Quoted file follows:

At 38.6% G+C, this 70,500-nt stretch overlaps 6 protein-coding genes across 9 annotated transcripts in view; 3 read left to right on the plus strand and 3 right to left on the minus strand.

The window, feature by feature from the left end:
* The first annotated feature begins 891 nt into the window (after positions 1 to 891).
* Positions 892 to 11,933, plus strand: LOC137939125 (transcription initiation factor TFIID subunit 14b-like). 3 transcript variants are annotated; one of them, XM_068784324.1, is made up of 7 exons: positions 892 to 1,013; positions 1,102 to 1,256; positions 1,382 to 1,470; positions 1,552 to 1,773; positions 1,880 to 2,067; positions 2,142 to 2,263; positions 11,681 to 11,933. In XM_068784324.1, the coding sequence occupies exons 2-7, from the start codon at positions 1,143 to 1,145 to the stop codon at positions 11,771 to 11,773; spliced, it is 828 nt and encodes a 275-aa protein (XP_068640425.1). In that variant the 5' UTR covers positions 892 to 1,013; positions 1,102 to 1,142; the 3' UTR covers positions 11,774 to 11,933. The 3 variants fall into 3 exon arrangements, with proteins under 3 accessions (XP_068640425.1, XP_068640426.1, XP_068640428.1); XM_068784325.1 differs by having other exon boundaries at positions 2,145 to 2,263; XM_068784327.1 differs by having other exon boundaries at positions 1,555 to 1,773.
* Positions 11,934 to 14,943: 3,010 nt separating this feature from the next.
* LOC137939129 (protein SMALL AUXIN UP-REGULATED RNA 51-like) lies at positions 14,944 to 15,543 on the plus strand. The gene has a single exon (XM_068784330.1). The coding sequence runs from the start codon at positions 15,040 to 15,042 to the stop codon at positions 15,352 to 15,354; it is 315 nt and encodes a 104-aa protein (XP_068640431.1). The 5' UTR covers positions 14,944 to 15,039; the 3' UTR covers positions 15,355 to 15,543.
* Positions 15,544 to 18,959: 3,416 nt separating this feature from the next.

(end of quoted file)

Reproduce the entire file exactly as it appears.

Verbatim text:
At 38.6% G+C, this 70,500-nt stretch overlaps 6 protein-coding genes across 9 annotated transcripts in view; 3 read left to right on the plus strand and 3 right to left on the minus strand.

The window, feature by feature from the left end:
* The first annotated feature begins 891 nt into the window (after positions 1 to 891).
* Positions 892 to 11,933, plus strand: LOC137939125 (transcription initiation factor TFIID subunit 14b-like). 3 transcript variants are annotated; one of them, XM_068784324.1, is made up of 7 exons: positions 892 to 1,013; positions 1,102 to 1,256; positions 1,382 to 1,470; positions 1,552 to 1,773; positions 1,880 to 2,067; positions 2,142 to 2,263; positions 11,681 to 11,933. In XM_068784324.1, the coding sequence occupies exons 2-7, from the start codon at positions 1,143 to 1,145 to the stop codon at positions 11,771 to 11,773; spliced, it is 828 nt and encodes a 275-aa protein (XP_068640425.1). In that variant the 5' UTR covers positions 892 to 1,013; positions 1,102 to 1,142; the 3' UTR covers positions 11,774 to 11,933. The 3 variants fall into 3 exon arrangements, with proteins under 3 accessions (XP_068640425.1, XP_068640426.1, XP_068640428.1); XM_068784325.1 differs by having other exon boundaries at positions 2,145 to 2,263; XM_068784327.1 differs by having other exon boundaries at positions 1,555 to 1,773.
* Positions 11,934 to 14,943: 3,010 nt separating this feature from the next.
* LOC137939129 (protein SMALL AUXIN UP-REGULATED RNA 51-like) lies at positions 14,944 to 15,543 on the plus strand. The gene has a single exon (XM_068784330.1). The coding sequence runs from the start codon at positions 15,040 to 15,042 to the stop codon at positions 15,352 to 15,354; it is 315 nt and encodes a 104-aa protein (XP_068640431.1). The 5' UTR covers positions 14,944 to 15,039; the 3' UTR covers positions 15,355 to 15,543.
* Positions 15,544 to 18,959: 3,416 nt separating this feature from the next.